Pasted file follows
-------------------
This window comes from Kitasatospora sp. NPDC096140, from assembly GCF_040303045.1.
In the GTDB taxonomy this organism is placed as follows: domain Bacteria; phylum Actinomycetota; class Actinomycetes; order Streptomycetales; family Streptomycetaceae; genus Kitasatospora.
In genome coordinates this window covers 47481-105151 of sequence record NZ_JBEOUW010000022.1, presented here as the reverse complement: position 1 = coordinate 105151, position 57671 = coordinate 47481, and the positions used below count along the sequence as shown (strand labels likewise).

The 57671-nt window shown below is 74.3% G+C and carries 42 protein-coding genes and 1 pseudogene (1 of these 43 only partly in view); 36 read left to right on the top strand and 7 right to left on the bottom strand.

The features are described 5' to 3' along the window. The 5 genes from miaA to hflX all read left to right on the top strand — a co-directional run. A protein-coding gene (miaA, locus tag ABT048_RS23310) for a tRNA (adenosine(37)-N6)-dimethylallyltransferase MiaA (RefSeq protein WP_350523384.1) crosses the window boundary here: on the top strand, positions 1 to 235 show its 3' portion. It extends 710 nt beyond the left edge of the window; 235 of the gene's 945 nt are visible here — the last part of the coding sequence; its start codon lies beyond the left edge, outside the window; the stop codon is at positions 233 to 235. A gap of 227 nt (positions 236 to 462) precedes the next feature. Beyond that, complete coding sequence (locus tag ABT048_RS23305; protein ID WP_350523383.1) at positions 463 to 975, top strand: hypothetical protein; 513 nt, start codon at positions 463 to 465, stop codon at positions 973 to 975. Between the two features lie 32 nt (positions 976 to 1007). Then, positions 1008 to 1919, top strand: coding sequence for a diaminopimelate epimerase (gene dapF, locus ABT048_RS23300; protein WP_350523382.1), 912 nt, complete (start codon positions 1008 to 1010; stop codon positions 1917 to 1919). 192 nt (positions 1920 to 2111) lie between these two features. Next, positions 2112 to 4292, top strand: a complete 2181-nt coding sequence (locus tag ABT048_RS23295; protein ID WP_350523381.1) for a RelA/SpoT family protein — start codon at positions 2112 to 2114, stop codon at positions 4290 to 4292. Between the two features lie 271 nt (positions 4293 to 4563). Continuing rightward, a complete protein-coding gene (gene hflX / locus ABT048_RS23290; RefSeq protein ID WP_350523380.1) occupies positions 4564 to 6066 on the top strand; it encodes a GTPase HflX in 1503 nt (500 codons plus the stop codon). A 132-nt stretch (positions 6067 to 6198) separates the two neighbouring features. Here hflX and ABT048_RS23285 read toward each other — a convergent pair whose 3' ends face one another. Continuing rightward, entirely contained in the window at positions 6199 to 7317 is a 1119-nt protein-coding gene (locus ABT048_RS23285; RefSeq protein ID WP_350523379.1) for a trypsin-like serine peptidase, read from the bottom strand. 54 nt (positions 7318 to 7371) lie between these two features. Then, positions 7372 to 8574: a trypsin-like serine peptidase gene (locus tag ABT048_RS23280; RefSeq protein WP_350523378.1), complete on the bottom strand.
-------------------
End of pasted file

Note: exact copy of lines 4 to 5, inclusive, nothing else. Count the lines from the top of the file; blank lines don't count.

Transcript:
The 57671-nt window shown below is 74.3% G+C and carries 42 protein-coding genes and 1 pseudogene (1 of these 43 only partly in view); 36 read left to right on the top strand and 7 right to left on the bottom strand.

The features are described 5' to 3' along the window. The 5 genes from miaA to hflX all read left to right on the top strand — a co-directional run. A protein-coding gene (miaA, locus tag ABT048_RS23310) for a tRNA (adenosine(37)-N6)-dimethylallyltransferase MiaA (RefSeq protein WP_350523384.1) crosses the window boundary here: on the top strand, positions 1 to 235 show its 3' portion. It extends 710 nt beyond the left edge of the window; 235 of the gene's 945 nt are visible here — the last part of the coding sequence; its start codon lies beyond the left edge, outside the window; the stop codon is at positions 233 to 235. A gap of 227 nt (positions 236 to 462) precedes the next feature. Beyond that, complete coding sequence (locus tag ABT048_RS23305; protein ID WP_350523383.1) at positions 463 to 975, top strand: hypothetical protein; 513 nt, start codon at positions 463 to 465, stop codon at positions 973 to 975. Between the two features lie 32 nt (positions 976 to 1007). Then, positions 1008 to 1919, top strand: coding sequence for a diaminopimelate epimerase (gene dapF, locus ABT048_RS23300; protein WP_350523382.1), 912 nt, complete (start codon positions 1008 to 1010; stop codon positions 1917 to 1919). 192 nt (positions 1920 to 2111) lie between these two features. Next, positions 2112 to 4292, top strand: a complete 2181-nt coding sequence (locus tag ABT048_RS23295; protein ID WP_350523381.1) for a RelA/SpoT family protein — start codon at positions 2112 to 2114, stop codon at positions 4290 to 4292. Between the two features lie 271 nt (positions 4293 to 4563). Continuing rightward, a complete protein-coding gene (gene hflX / locus ABT048_RS23290; RefSeq protein ID WP_350523380.1) occupies positions 4564 to 6066 on the top strand; it encodes a GTPase HflX in 1503 nt (500 codons plus the stop codon). A 132-nt stretch (positions 6067 to 6198) separates the two neighbouring features. Here hflX and ABT048_RS23285 read toward each other — a convergent pair whose 3' ends face one another. Continuing rightward, entirely contained in the window at positions 6199 to 7317 is a 1119-nt protein-coding gene (locus ABT048_RS23285; RefSeq protein ID WP_350523379.1) for a trypsin-like serine peptidase, read from the bottom strand. 54 nt (positions 7318 to 7371) lie between these two features. Then, positions 7372 to 8574: a trypsin-like serine peptidase gene (locus tag ABT048_RS23280; RefSeq protein WP_350523378.1), complete on the bottom strand.